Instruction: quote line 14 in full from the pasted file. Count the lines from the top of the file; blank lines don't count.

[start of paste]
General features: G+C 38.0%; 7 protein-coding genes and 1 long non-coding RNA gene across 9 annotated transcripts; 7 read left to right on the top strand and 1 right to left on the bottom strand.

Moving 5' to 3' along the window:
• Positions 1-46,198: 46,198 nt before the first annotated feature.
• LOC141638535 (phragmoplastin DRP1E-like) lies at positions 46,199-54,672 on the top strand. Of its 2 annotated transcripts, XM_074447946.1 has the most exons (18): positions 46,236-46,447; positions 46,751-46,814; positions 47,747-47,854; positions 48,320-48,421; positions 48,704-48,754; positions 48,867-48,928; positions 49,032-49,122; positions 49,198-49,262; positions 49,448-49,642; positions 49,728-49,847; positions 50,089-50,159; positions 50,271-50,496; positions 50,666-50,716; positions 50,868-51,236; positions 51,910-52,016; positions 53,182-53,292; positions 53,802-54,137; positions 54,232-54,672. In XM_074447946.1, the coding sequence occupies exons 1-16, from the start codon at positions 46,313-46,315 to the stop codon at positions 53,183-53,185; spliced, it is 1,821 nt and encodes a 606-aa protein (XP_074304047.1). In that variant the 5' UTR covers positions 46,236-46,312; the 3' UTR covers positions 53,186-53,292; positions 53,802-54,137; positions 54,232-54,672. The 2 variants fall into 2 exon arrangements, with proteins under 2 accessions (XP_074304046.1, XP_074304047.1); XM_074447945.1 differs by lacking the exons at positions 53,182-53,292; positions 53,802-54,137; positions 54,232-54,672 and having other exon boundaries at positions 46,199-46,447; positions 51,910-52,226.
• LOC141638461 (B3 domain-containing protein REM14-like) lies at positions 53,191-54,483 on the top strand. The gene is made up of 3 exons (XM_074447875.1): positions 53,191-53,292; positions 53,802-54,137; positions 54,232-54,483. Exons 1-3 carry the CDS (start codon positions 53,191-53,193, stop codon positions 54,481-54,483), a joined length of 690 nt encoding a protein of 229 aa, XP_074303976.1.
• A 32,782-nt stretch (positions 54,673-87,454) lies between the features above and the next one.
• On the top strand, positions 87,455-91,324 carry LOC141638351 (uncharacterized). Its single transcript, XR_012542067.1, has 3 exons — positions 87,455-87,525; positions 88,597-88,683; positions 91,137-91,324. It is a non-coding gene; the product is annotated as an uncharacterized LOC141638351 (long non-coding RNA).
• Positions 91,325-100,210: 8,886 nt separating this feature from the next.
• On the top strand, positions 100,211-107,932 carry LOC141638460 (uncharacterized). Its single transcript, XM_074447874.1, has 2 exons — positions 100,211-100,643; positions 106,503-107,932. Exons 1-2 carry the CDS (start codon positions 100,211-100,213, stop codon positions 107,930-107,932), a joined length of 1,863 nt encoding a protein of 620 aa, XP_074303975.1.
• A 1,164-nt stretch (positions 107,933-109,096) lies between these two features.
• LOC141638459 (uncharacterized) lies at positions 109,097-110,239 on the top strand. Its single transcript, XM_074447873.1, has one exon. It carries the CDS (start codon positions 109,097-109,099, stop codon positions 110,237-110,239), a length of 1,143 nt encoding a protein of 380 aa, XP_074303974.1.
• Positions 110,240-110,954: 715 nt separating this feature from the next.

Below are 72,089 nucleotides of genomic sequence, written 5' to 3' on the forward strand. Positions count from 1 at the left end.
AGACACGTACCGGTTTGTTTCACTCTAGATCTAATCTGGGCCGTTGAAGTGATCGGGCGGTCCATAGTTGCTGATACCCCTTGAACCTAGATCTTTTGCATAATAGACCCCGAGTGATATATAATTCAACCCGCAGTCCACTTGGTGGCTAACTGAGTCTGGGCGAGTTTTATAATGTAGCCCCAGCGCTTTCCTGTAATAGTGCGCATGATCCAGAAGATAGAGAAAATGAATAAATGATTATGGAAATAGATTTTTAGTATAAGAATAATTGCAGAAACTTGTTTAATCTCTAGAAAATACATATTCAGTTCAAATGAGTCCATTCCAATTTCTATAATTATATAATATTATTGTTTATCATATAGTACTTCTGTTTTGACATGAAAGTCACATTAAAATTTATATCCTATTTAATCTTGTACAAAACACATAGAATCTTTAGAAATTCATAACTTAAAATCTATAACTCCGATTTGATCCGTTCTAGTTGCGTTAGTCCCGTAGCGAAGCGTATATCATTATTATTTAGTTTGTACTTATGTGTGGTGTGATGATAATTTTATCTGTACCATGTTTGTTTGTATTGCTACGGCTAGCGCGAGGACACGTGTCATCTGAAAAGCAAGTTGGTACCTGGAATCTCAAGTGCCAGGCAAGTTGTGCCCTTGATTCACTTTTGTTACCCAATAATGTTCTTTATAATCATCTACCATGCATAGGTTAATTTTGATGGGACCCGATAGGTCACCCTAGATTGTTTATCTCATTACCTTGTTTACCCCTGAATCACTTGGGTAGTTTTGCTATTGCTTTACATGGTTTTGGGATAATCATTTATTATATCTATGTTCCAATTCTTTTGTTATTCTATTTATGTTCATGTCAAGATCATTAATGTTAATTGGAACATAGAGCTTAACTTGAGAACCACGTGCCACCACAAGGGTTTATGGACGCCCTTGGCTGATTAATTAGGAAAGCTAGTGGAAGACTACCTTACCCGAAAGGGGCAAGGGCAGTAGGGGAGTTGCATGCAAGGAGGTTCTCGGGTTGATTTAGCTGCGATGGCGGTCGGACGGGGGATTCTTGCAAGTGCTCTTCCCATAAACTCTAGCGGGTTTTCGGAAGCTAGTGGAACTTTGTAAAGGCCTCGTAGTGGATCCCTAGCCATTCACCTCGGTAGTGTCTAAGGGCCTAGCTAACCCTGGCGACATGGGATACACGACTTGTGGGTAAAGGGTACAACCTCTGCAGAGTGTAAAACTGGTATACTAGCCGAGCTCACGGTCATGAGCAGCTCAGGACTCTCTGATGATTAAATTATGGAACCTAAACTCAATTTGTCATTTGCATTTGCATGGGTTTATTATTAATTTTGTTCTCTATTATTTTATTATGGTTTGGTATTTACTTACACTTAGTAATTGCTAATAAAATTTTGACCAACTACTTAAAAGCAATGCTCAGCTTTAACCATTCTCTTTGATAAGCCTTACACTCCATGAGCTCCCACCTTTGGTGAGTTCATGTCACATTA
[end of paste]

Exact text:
AGACACGTACCGGTTTGTTTCACTCTAGATCTAATCTGGGCCGTTGAAGTGATCGGGCGGTCCATAGTTGCTGATACCCCTTGAACCTAGATCTTTTGCATAATAGACCCCGAGTGATATATAATTCAACCCGCAGTCCACTTGGTGGCTAACTGAGTCTGGGCGAGTTTTATAATGTAGCCCCAGCGCTTTCCTGTAATAGTGCGCATGATCCAGAAGATAGAGAAAATGAATAAATGATTATGGAAATAGATTTTTAGTATAAGAATAATTGCAGAAACTTGTTTAATCTCTAGAAAATACATATTCAGTTCAAATGAGTCCATTCCAATTTCTATAATTATATAATATTATTGTTTATCATATAGTACTTCTGTTTTGACATGAAAGTCACATTAAAATTTATATCCTATTTAATCTTGTACAAAACACATAGAATCTTTAGAAATTCATAACTTAAAATCTATAACTCCGATTTGATCCGTTCTAGTTGCGTTAGTCCCGTAGCGAAGCGTATATCATTATTATTTAGTTTGTACTTATGTGTGGTGTGATGATAATTTTATCTGTACCATGTTTGTTTGTATTGCTACGGCTAGCGCGAGGACACGTGTCATCTGAAAAGCAAGTTGGTACCTGGAATCTCAAGTGCCAGGCAAGTTGTGCCCTTGATTCACTTTTGTTACCCAATAATGTTCTTTATAATCATCTACCATGCATAGGTTAATTTTGATGGGACCCGATAGGTCACCCTAGATTGTTTATCTCATTACCTTGTTTACCCCTGAATCACTTGGGTAGTTTTGCTATTGCTTTACATGGTTTTGGGATAATCATTTATTATATCTATGTTCCAATTCTTTTGTTATTCTATTTATGTTCATGTCAAGATCATTAATGTTAATTGGAACATAGAGCTTAACTTGAGAACCACGTGCCACCACAAGGGTTTATGGACGCCCTTGGCTGATTAATTAGGAAAGCTAGTGGAAGACTACCTTACCCGAAAGGGGCAAGGGCAGTAGGGGAGTTGCATGCAAGGAGGTTCTCGGGTTGATTTAGCTGCGATGGCGGTCGGACGGGGGATTCTTGCAAGTGCTCTTCCCATAAACTCTAGCGGGTTTTCGGAAGCTAGTGGAACTTTGTAAAGGCCTCGTAGTGGATCCCTAGCCATTCACCTCGGTAGTGTCTAAGGGCCTAGCTAACCCTGGCGACATGGGATACACGACTTGTGGGTAAAGGGTACAACCTCTGCAGAGTGTAAAACTGGTATACTAGCCGAGCTCACGGTCATGAGCAGCTCAGGACTCTCTGATGATTAAATTATGGAACCTAAACTCAATTTGTCATTTGCATTTGCATGGGTTTATTATTAATTTTGTTCTCTATTATTTTATTATGGTTTGGTATTTACTTACACTTAGTAATTGCTAATAAAATTTTGACCAACTACTTAAAAGCAATGCTCAGCTTTAACCATTCTCTTTGATAAGCCTTACACTCCATGAGCTCCCACCTTTGGTGAGTTCATGTCACATTA